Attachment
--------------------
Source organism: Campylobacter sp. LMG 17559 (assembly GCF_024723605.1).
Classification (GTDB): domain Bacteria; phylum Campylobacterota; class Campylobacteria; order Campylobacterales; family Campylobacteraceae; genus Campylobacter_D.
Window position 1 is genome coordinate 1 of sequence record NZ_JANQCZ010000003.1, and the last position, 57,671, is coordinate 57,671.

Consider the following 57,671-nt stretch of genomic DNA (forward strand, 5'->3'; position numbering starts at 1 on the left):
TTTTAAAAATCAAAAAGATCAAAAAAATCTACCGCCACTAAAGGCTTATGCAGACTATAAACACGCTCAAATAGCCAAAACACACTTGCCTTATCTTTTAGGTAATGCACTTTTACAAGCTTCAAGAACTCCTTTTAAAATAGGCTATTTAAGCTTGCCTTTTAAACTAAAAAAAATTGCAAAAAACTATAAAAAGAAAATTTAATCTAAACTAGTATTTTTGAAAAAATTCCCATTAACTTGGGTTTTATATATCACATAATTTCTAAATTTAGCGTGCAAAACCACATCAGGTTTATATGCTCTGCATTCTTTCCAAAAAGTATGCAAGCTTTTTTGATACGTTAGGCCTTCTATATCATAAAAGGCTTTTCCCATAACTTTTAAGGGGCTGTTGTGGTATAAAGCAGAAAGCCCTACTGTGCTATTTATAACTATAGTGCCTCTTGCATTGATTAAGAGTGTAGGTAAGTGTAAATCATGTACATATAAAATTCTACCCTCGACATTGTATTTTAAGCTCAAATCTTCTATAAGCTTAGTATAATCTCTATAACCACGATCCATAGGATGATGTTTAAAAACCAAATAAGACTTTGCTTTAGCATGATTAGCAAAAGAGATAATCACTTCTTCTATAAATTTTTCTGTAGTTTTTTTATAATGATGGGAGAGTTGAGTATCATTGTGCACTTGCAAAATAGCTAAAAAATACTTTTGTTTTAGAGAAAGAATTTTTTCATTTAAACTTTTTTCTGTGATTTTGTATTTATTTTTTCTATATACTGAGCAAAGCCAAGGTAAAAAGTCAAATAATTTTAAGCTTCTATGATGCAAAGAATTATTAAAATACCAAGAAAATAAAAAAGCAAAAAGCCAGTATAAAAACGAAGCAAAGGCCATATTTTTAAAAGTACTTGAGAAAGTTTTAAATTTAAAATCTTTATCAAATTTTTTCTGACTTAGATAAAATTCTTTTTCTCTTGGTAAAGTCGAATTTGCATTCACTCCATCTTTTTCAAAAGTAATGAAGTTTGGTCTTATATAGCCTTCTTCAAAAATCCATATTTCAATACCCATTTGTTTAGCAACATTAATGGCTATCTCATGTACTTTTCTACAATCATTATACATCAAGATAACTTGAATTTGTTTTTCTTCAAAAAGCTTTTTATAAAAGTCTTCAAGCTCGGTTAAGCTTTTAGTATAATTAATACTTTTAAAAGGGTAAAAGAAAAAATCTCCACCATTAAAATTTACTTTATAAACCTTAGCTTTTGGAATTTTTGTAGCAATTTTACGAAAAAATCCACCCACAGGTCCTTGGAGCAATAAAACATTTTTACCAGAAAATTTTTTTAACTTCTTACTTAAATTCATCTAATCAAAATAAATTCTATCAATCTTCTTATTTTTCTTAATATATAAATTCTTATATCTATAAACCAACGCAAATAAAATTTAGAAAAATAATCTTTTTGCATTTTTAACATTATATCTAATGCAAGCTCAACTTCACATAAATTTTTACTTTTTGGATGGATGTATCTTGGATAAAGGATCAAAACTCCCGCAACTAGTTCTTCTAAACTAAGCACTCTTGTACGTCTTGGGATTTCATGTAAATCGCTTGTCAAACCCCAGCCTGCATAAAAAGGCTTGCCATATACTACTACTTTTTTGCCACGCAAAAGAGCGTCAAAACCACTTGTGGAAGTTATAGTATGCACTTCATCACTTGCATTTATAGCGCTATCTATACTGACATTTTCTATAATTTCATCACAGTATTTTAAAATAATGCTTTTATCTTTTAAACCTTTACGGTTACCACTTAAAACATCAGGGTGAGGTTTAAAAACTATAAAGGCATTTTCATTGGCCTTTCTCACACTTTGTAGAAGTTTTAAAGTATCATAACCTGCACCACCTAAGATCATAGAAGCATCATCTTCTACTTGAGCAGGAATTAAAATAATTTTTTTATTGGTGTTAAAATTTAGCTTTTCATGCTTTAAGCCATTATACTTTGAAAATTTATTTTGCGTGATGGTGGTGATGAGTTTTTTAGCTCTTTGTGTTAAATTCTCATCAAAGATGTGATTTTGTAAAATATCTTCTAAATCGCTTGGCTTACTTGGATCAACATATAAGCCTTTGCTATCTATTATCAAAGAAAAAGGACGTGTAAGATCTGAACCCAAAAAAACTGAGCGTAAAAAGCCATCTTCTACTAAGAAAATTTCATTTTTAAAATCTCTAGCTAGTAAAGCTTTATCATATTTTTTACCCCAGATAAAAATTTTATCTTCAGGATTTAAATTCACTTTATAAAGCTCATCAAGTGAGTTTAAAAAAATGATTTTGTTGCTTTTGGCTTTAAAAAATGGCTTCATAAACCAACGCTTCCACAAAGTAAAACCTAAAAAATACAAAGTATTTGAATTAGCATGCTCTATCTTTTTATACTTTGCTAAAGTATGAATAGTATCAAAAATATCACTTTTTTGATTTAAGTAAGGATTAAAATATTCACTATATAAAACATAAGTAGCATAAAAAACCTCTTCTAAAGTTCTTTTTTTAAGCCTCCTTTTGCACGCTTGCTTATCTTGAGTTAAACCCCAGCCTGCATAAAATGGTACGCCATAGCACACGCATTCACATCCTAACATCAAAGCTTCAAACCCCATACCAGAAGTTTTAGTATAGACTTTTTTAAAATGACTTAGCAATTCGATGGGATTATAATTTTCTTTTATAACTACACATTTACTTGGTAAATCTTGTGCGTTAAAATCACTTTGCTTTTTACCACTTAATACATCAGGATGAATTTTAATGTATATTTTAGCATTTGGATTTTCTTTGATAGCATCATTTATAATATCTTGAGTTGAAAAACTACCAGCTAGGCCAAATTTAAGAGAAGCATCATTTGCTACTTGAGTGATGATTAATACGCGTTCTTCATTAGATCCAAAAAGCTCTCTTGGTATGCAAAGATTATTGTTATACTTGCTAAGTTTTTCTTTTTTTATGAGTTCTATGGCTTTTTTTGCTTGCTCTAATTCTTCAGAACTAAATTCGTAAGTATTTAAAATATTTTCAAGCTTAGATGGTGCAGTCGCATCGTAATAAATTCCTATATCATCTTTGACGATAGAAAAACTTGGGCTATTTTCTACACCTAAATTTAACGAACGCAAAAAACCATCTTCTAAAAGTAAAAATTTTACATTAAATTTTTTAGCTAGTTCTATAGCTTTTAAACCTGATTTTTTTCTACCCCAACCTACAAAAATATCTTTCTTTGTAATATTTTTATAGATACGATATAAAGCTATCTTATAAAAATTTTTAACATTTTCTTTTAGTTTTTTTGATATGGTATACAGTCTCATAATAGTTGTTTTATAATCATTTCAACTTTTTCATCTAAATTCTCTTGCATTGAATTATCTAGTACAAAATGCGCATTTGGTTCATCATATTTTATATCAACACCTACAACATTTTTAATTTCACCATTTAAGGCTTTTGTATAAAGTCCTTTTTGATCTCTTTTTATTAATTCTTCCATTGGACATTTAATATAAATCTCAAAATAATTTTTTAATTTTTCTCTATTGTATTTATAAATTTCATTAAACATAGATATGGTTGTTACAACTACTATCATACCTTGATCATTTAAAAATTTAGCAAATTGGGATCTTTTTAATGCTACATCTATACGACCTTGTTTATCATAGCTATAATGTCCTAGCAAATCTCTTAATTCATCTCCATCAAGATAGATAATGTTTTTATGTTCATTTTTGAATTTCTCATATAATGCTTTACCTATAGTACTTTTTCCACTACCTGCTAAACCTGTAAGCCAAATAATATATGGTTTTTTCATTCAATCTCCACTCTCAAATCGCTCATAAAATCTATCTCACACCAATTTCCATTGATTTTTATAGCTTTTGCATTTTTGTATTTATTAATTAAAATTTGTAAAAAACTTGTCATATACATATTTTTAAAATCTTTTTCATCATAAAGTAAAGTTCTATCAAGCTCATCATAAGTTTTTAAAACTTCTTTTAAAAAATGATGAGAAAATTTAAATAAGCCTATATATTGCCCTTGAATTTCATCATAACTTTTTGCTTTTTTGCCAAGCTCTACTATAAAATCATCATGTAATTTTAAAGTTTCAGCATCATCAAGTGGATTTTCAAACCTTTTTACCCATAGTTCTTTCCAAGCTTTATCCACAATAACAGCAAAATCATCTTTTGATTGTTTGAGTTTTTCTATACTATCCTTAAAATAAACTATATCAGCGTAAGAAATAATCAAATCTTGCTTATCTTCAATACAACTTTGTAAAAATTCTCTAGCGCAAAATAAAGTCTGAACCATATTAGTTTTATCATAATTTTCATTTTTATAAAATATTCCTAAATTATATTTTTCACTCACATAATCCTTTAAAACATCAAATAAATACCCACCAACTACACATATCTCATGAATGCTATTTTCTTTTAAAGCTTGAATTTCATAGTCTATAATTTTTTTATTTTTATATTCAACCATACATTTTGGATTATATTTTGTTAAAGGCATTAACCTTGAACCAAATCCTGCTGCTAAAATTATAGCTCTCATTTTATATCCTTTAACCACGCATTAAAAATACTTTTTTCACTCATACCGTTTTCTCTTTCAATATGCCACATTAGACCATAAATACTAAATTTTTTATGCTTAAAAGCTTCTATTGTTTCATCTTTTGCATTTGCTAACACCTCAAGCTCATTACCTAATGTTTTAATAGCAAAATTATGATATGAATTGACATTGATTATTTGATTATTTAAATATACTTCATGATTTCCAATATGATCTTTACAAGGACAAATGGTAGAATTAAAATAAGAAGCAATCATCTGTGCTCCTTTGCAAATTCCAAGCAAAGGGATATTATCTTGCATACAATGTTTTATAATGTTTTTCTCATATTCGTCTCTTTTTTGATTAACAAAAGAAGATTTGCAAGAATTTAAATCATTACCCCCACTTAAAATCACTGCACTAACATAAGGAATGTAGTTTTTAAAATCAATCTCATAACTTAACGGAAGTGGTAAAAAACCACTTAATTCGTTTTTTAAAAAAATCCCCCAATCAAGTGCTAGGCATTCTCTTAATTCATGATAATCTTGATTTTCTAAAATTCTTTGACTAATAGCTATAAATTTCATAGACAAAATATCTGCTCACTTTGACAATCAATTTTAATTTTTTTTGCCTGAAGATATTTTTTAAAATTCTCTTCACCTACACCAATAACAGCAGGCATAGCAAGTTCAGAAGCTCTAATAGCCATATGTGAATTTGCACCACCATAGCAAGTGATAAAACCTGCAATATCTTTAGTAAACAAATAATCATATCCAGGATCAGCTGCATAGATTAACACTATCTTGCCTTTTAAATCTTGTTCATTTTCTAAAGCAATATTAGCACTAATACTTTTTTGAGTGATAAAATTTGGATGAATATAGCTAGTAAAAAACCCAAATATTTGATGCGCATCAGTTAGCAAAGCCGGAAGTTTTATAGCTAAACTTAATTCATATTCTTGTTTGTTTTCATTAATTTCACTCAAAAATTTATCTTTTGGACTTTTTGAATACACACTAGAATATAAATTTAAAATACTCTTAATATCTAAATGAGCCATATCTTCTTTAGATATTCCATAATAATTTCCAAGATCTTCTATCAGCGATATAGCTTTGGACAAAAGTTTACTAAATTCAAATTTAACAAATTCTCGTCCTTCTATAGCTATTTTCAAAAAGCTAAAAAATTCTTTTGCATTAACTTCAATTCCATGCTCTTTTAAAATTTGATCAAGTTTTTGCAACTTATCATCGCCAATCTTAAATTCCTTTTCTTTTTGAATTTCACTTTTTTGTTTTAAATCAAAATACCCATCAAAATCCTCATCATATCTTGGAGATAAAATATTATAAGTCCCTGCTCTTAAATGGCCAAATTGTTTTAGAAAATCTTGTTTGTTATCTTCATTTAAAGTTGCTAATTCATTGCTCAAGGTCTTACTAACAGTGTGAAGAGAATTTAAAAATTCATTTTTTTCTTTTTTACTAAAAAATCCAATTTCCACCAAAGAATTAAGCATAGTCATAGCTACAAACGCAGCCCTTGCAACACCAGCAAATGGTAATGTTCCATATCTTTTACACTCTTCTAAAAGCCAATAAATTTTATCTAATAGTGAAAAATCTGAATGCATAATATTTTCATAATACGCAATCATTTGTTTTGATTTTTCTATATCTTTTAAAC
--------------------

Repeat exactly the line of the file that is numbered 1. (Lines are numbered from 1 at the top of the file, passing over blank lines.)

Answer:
Source organism: Campylobacter sp. LMG 17559 (assembly GCF_024723605.1).